# infinitely-differentiable function that is not analytic

If $f\in\mathcal{C}^{\infty}$, then we can certainly write a Taylor series for $f$. However, analyticity requires that this Taylor series actually converge (at least across some radius of convergence) to $f$. It is not necessary that the power series for $f$ converge to $f$, as the following example shows.

Let

 $f(x)=\begin{cases}e^{-\frac{1}{x^{2}}}&x\neq 0\\ 0&x=0\end{cases}.$

Then $f\in\mathcal{C}^{\infty}$, and for any $n\geq 0$, $f^{(n)}(0)=0$ (see below). So the Taylor series for $f$ around 0 is 0; since $f(x)>0$ for all $x\neq 0$, clearly it does not converge to $f$.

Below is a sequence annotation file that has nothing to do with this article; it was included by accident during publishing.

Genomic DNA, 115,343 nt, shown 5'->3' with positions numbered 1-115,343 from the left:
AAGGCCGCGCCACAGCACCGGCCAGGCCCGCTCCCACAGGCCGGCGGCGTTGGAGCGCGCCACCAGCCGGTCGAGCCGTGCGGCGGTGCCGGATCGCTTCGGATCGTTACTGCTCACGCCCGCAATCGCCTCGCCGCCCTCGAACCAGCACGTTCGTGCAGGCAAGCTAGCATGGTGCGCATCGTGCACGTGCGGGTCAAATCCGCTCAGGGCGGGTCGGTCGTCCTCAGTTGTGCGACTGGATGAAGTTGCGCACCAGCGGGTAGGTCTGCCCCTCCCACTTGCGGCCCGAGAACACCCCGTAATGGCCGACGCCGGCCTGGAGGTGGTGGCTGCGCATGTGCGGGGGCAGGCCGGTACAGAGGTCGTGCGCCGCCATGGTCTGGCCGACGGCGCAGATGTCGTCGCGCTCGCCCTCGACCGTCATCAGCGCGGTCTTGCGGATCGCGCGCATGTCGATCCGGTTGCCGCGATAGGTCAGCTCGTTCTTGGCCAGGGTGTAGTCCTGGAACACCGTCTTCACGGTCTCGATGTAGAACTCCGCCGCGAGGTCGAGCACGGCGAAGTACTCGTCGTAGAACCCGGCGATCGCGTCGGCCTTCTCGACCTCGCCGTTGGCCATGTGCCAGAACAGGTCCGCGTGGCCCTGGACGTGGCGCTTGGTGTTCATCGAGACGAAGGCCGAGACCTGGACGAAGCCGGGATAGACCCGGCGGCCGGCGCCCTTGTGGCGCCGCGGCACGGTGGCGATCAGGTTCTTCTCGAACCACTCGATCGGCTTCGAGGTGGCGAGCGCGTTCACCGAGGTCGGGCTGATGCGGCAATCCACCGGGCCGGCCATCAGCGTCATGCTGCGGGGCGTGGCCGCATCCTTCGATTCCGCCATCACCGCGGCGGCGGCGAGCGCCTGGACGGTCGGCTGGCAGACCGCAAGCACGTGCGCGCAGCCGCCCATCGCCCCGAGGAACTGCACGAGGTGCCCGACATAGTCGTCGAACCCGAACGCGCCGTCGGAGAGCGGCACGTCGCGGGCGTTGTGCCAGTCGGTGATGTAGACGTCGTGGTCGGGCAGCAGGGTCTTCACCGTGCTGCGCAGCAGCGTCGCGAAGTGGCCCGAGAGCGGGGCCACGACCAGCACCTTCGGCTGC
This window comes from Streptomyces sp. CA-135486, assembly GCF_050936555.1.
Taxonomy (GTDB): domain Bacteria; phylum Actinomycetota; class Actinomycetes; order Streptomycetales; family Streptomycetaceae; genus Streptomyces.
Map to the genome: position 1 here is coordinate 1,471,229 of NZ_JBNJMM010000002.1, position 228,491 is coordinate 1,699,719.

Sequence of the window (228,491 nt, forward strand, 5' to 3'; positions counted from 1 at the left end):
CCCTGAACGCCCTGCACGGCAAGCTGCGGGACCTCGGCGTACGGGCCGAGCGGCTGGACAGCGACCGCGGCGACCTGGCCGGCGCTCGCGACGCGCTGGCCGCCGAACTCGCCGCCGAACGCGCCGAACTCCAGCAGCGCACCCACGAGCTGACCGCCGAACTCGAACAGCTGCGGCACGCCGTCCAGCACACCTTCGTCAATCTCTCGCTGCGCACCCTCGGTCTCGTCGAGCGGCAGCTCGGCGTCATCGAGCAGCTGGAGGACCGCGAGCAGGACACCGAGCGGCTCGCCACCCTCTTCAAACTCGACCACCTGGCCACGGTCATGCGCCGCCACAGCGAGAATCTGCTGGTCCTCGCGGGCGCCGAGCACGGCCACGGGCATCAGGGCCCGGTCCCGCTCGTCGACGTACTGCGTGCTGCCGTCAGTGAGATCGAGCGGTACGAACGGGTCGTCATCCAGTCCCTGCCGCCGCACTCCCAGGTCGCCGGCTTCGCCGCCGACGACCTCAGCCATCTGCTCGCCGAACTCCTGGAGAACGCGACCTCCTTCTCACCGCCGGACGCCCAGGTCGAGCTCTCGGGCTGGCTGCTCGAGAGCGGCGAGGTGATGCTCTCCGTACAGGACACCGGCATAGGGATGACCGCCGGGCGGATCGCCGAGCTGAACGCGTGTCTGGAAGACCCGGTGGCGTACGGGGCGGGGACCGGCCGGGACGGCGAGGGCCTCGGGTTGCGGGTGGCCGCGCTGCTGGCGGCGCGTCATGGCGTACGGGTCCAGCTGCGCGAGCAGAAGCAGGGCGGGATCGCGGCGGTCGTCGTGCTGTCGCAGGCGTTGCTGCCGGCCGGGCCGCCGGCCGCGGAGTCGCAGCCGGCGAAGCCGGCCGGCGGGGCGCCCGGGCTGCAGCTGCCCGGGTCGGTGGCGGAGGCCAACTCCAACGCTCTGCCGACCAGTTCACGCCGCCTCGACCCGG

## Proof that $f^{(n)}(0)=0$

Let $p(x),q(x)\in\mathbb{R}[x]$ be polynomials, and define

 $g(x)=\frac{p(x)}{q(x)}\cdot f(x).$

Then, for $x\neq 0$,

 $g^{\prime}(x)=\frac{(p^{\prime}(x)+p(x)\frac{2}{x^{3}})q(x)-q^{\prime}(x)p(x)}% {q^{2}(x)}\cdot e^{-\frac{1}{x^{2}}}.$

Computing (e.g. by applying L’Hôpital’s rule (http://planetmath.org/LHpitalsRule)), we see that $g^{\prime}(0)=\lim_{x\to 0}g^{\prime}(x)=0$.

Define $p_{0}(x)=q_{0}(x)=1$. Applying the above inductively, we see that we may write $f^{(n)}(x)=\frac{p_{n}(x)}{q_{n}(x)}f(x)$. So $f^{(n)}(0)=0$, as required.

Title infinitely-differentiable function that is not analytic InfinitelydifferentiableFunctionThatIsNotAnalytic 2013-03-22 12:46:15 2013-03-22 12:46:15 ariels (338) ariels (338) 5 ariels (338) Example msc 30B10 msc 26A99